A revised draft for a UN resolution on Iraq's future proposed by the U.S. and Britain would set a departure date for foreign troops, but some Security Council members said more changes are still needed.
Bush has some convincing to do
Representatives from Germany, France and Russia expressed continuing concern about the proposal during a closed meeting late Tuesday, according to diplomats. They said the new resolution still doesn't address the question of complete sovereignty of the new interim Iraqi government that is scheduled to take over on June 30.
China's UN ambassador, Wang Guangya, also said his country expected the mandate for U.S.-led coalition troops to expire when a new Iraqi transitional government is elected in January 2005.
The new resolution states that the mandate would be terminated "if requested by the elected transitional government of Iraq." Unless that happens, the mandate "shall expire upon the completion of the political process," i.e. the election of a permanent government under a new constitution by late 2005 or early 2006.
France not satisfied
France, like China a permanent member of the security council with veto powers, also called for greater involvement of Iraqis when deciding on future military action in the country. "We're not satisfied with the new resolution," a French diplomat was quoted in news reports.
Unlike France and China, Germany, which currently holds a rotating seat on the council but has no veto power, has not called for a specific withdrawal date. In a telephone interview with U.S. President George W. Bush on Monday, German Chancellor Gerhard Schröder said he was hopeful a compromise could be reached.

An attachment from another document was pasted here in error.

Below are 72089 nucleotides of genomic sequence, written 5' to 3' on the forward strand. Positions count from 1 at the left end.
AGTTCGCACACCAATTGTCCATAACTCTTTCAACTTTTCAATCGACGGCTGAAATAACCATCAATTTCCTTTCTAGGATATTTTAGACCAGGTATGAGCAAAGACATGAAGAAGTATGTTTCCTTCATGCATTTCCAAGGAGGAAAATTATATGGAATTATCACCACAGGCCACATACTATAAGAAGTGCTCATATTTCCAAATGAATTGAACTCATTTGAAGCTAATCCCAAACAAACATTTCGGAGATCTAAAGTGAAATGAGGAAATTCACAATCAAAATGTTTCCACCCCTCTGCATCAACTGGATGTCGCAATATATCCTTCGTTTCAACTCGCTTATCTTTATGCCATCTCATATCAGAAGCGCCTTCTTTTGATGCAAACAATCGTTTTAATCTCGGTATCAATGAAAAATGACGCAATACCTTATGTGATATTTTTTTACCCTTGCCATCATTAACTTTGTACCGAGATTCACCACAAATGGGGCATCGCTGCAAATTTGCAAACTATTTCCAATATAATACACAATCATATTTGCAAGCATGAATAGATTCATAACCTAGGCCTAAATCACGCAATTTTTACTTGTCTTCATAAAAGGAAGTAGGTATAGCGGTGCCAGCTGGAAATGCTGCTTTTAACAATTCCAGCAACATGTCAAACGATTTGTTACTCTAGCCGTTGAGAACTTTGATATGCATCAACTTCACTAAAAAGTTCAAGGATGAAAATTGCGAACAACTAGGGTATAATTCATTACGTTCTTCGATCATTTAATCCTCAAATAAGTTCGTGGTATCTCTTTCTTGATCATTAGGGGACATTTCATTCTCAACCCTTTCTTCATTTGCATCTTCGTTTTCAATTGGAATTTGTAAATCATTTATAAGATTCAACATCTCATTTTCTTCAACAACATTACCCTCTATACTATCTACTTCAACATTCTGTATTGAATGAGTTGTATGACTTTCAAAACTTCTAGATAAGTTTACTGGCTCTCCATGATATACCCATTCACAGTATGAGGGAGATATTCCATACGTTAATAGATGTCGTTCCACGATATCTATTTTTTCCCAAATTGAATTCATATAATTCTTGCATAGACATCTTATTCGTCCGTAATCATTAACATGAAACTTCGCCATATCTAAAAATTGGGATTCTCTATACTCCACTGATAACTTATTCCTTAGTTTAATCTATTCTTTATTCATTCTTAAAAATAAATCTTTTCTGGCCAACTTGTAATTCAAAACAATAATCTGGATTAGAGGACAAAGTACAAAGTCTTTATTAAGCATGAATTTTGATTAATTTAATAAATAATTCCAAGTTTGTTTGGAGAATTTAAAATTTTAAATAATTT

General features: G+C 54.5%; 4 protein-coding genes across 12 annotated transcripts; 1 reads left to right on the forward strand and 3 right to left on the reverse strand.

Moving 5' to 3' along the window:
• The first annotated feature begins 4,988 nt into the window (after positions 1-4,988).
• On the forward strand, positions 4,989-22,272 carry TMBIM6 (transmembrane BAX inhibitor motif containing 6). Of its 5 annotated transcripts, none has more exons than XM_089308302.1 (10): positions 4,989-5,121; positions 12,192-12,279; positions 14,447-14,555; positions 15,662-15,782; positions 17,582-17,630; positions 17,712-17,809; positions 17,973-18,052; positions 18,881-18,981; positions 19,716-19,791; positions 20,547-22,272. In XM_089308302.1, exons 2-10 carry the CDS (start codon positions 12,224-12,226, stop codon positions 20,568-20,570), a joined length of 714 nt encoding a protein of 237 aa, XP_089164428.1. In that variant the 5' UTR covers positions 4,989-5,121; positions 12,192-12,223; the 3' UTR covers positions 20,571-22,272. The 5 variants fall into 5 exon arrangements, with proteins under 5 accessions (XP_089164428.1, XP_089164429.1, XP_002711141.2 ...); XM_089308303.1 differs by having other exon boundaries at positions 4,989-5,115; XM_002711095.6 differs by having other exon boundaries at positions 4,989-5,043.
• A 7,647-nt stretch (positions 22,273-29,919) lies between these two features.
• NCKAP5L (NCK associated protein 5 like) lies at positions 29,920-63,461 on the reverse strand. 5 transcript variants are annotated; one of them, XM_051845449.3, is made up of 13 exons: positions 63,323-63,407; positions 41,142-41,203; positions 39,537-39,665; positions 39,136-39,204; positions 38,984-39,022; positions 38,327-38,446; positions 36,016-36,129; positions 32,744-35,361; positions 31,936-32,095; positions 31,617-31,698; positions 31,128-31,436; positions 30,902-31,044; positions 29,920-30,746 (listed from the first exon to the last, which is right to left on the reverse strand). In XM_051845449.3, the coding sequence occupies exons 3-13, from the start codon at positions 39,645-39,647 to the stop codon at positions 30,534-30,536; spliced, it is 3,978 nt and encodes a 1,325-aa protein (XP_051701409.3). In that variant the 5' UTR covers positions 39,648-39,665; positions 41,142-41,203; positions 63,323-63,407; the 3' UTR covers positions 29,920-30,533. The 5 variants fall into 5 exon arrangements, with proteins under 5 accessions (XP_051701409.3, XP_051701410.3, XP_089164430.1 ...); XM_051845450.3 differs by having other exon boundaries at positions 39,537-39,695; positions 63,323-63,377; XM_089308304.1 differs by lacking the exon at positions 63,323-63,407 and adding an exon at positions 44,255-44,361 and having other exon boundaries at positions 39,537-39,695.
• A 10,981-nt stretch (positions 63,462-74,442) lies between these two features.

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Friedbert Pflüger, a foreign affairs expert for the oppositition Christian Democrats, welcomed the revised draft resolution. "It's progress that the Americans and the British have set a withdrawal date for the first time," Pflüger said in an interview with public broadcaster DeutschlandRadio. He added that the new resolution "by and large" took into consideration earlier justified concerns by France and Germany.
Will Iraqis have a say in military actions?
But Karsten Voigt, the German government's commissioner for U.S.-German relations, said the rights of Iraqis would still have to be strengthened. It also remains unclear whether Iraqis will have a say in future military actions by coalition troops, Voigt added.
"It's obvious that the Americans and their allies will not be able to ask the Iraqis every time," Voigt told Berliner Zeitung. "The question remains whether they will consult them ahead of larger operations and whether coalition troops can only act if the Iraqis say 'yes'."
The new draft resolution states that the Security Council welcomes Iraqi efforts to develop security forces, "which will progressively play a greater role and ultimately assume responsibility for the maintenance of security and stability in Iraq."
Voigt also acknowledged that a complete withdrawal by coalition forces would not be possible any time soon. "The presence of U.S. forces will be required for the time being," he said, adding that the United States bore responsibility to bring political stability, democracy and human rights to Iraq after starting the war.